The UK FinTech sector will experience an upswing in M&A towards the end of 2023, as companies look to consolidate their positions in the market and take advantage of the potential for growth and innovation.
By Konstantin Dzhengozov, Co-Founder and Chief Financial Officer at Payhawk
While headwinds such as the turbulent geopolitical landscape, volatile stock markets, and rising interest rates and inflation have meant both companies and investors have remained cautious throughout Q1 and into Q2, pressure is mounting for them to complete transactions.
According to data from Prequin Pro, this is particularly pertinent to private equity firms that are sitting on a record level of $1.96 trillion (about £1.5 trillion) of dry powder. Thus, we will soon see a switch out of defensive cash strategies and into M&A. Figures from Ernst & Young’s latest CEO Outlook, for example, show that 50% of UK CEOs are planning to make acquisitions in the next 12 months and 67% are considering joint ventures.
VC funds, on the other hand, will not have the same capital reserves and might struggle to fundraise since they are unable to showcase success stories to potential investors in the current macroeconomic environment. This means they will start to pressurise their companies to consolidate, merge and create bigger organisations that will appear more capital efficient and thus have the potential for a more meaningful exit down the line.
Time to focus
Although most of the movement in this space will be motivated by necessity, there are countless advantages to M&A in the current environment. Firstly, it pushes companies to conduct vital internal evaluations to determine which assets are core to their business, allowing them to divest those they consider non-essential. This will ultimately result in a more mature company with a bolstered focus and cash to spend.
Secondly, it allows cash-rich companies to purchase spin-offs at a reduced price and go on to achieve better returns. According to PwC analysis, deals done during a downturn are often the most successful. Data from the 2001 recession, for instance, indicates those that made acquisitions had a 7% higher median shareholder return than their industry counterparts one year later.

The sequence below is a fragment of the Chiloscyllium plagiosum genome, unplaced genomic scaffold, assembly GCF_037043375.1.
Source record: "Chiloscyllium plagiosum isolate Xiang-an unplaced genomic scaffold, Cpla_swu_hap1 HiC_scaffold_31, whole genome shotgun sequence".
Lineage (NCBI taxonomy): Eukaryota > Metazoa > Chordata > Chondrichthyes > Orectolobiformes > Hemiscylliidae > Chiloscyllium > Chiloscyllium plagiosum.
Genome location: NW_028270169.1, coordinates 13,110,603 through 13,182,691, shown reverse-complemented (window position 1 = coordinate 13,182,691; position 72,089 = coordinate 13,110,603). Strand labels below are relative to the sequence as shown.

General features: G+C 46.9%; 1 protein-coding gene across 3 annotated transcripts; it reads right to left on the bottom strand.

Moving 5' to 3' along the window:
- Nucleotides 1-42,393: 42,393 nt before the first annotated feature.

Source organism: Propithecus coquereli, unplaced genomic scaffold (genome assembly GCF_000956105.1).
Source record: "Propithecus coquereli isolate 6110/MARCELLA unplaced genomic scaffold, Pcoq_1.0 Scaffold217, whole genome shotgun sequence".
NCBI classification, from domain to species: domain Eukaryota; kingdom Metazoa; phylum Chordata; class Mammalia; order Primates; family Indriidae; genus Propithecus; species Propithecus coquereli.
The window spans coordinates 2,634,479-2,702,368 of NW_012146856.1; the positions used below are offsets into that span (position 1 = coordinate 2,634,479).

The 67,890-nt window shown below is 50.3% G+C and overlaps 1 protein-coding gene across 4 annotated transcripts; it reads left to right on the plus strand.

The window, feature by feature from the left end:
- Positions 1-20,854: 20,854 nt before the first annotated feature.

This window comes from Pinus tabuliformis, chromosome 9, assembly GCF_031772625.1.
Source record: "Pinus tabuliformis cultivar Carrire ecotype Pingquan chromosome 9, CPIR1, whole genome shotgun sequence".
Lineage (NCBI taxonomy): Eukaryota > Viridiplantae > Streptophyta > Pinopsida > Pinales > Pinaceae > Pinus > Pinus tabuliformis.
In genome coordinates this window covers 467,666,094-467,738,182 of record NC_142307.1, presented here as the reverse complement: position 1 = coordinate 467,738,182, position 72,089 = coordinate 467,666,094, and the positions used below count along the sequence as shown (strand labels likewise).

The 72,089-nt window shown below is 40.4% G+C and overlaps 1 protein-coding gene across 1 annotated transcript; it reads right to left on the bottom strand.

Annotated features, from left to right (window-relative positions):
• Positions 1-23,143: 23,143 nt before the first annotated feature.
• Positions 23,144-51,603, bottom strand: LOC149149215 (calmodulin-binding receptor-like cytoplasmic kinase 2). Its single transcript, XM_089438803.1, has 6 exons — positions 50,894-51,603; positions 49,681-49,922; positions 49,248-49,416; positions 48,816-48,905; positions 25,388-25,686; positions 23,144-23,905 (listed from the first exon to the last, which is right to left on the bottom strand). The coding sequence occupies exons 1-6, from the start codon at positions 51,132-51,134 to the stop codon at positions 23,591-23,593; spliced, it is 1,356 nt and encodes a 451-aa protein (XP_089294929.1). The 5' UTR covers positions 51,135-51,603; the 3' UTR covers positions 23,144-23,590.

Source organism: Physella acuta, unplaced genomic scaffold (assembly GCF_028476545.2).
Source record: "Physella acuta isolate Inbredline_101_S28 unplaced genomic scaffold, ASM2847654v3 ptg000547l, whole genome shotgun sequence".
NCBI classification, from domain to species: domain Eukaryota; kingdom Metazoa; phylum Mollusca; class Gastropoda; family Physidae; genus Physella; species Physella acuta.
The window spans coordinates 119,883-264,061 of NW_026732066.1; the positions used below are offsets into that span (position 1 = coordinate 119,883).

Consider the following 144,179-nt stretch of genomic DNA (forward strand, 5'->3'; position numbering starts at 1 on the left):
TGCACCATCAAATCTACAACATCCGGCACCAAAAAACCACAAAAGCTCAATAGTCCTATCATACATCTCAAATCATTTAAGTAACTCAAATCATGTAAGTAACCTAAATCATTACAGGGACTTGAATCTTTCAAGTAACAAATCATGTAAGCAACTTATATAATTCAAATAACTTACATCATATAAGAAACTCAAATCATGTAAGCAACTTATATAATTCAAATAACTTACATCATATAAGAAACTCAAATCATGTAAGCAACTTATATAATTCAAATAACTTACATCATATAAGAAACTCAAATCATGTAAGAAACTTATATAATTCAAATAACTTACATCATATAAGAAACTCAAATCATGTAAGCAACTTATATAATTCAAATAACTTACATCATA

M&A for geographical expansion
This concept will also prove useful when it comes to using M&A for geographical expansion. FinTechs that are already successful in the UK will likely look to acquire or merge with strong yet struggling competitors in other countries instead of enduring the rigmarole of setting up there from scratch. We have already seen the number of cross-border M&A announcements increase, with data from Investment Monitor’s Global FDI Annual Report 2022 showing a 45.2% jump in 2021 compared to the previous year – a trend we can expect to continue in 2023.
Some of the key growth areas for M&A in the FinTech space will be Banking as a Service (BaaS) and Gen AI. As customers become increasingly dissatisfied with existing offerings, BaaS providers are rapidly gaining popularity and new players are entering the market. This is set to change, however, as regulators are beginning to force these organisations to strengthen control and their compliance functions to obtain a license-holding. Naturally, this would limit the number of new entrants in this space, making licence-holding companies extremely attractive and driving appetite for M&A or consolidation.
Gen AI can exponentially boost a company’s productivity and allow greener enterprises to disrupt big industries. Businesses already innovating in this space will become more valuable and there will no doubt be fierce competition to acquire them.
Overall, one can anticipate a flurry of M&A activity in Q3 and Q4. While not all driven by preference, companies positioned with both the financial resources and a thorough strategy will be able to capitalise on the current dubious market to make transformational deals that may contribute to their long-term success.